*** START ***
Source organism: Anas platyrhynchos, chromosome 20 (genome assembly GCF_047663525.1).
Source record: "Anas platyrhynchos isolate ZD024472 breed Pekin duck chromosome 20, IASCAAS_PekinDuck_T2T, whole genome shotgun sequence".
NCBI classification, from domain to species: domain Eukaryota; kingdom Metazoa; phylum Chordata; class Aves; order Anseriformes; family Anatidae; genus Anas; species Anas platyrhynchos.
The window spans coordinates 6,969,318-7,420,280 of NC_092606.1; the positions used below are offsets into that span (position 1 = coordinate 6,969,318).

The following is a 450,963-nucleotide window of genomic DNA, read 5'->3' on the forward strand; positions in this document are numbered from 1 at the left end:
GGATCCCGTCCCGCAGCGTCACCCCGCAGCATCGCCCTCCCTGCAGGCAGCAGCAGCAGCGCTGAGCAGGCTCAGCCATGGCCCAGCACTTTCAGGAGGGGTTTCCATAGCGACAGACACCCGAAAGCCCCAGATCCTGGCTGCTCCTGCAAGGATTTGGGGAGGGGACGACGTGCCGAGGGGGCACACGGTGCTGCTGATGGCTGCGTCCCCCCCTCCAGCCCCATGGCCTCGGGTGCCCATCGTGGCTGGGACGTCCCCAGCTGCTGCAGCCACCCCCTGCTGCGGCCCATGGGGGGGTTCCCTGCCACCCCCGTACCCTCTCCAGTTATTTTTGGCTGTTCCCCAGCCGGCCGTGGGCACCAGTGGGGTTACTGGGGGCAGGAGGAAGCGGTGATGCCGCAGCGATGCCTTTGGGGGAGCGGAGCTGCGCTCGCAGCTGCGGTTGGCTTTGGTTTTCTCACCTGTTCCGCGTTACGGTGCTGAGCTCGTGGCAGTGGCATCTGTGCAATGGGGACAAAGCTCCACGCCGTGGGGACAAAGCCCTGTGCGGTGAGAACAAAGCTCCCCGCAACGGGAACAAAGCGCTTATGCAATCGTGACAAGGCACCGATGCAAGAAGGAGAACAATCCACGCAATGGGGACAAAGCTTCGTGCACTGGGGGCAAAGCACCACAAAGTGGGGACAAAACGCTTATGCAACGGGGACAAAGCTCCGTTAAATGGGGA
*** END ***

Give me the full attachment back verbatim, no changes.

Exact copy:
Source organism: Anas platyrhynchos, chromosome 20 (genome assembly GCF_047663525.1).
Source record: "Anas platyrhynchos isolate ZD024472 breed Pekin duck chromosome 20, IASCAAS_PekinDuck_T2T, whole genome shotgun sequence".
NCBI classification, from domain to species: domain Eukaryota; kingdom Metazoa; phylum Chordata; class Aves; order Anseriformes; family Anatidae; genus Anas; species Anas platyrhynchos.
The window spans coordinates 6,969,318-7,420,280 of NC_092606.1; the positions used below are offsets into that span (position 1 = coordinate 6,969,318).

The following is a 450,963-nucleotide window of genomic DNA, read 5'->3' on the forward strand; positions in this document are numbered from 1 at the left end:
GGATCCCGTCCCGCAGCGTCACCCCGCAGCATCGCCCTCCCTGCAGGCAGCAGCAGCAGCGCTGAGCAGGCTCAGCCATGGCCCAGCACTTTCAGGAGGGGTTTCCATAGCGACAGACACCCGAAAGCCCCAGATCCTGGCTGCTCCTGCAAGGATTTGGGGAGGGGACGACGTGCCGAGGGGGCACACGGTGCTGCTGATGGCTGCGTCCCCCCCTCCAGCCCCATGGCCTCGGGTGCCCATCGTGGCTGGGACGTCCCCAGCTGCTGCAGCCACCCCCTGCTGCGGCCCATGGGGGGGTTCCCTGCCACCCCCGTACCCTCTCCAGTTATTTTTGGCTGTTCCCCAGCCGGCCGTGGGCACCAGTGGGGTTACTGGGGGCAGGAGGAAGCGGTGATGCCGCAGCGATGCCTTTGGGGGAGCGGAGCTGCGCTCGCAGCTGCGGTTGGCTTTGGTTTTCTCACCTGTTCCGCGTTACGGTGCTGAGCTCGTGGCAGTGGCATCTGTGCAATGGGGACAAAGCTCCACGCCGTGGGGACAAAGCCCTGTGCGGTGAGAACAAAGCTCCCCGCAACGGGAACAAAGCGCTTATGCAATCGTGACAAGGCACCGATGCAAGAAGGAGAACAATCCACGCAATGGGGACAAAGCTTCGTGCACTGGGGGCAAAGCACCACAAAGTGGGGACAAAACGCTTATGCAACGGGGACAAAGCTCCGTTAAATGGGGA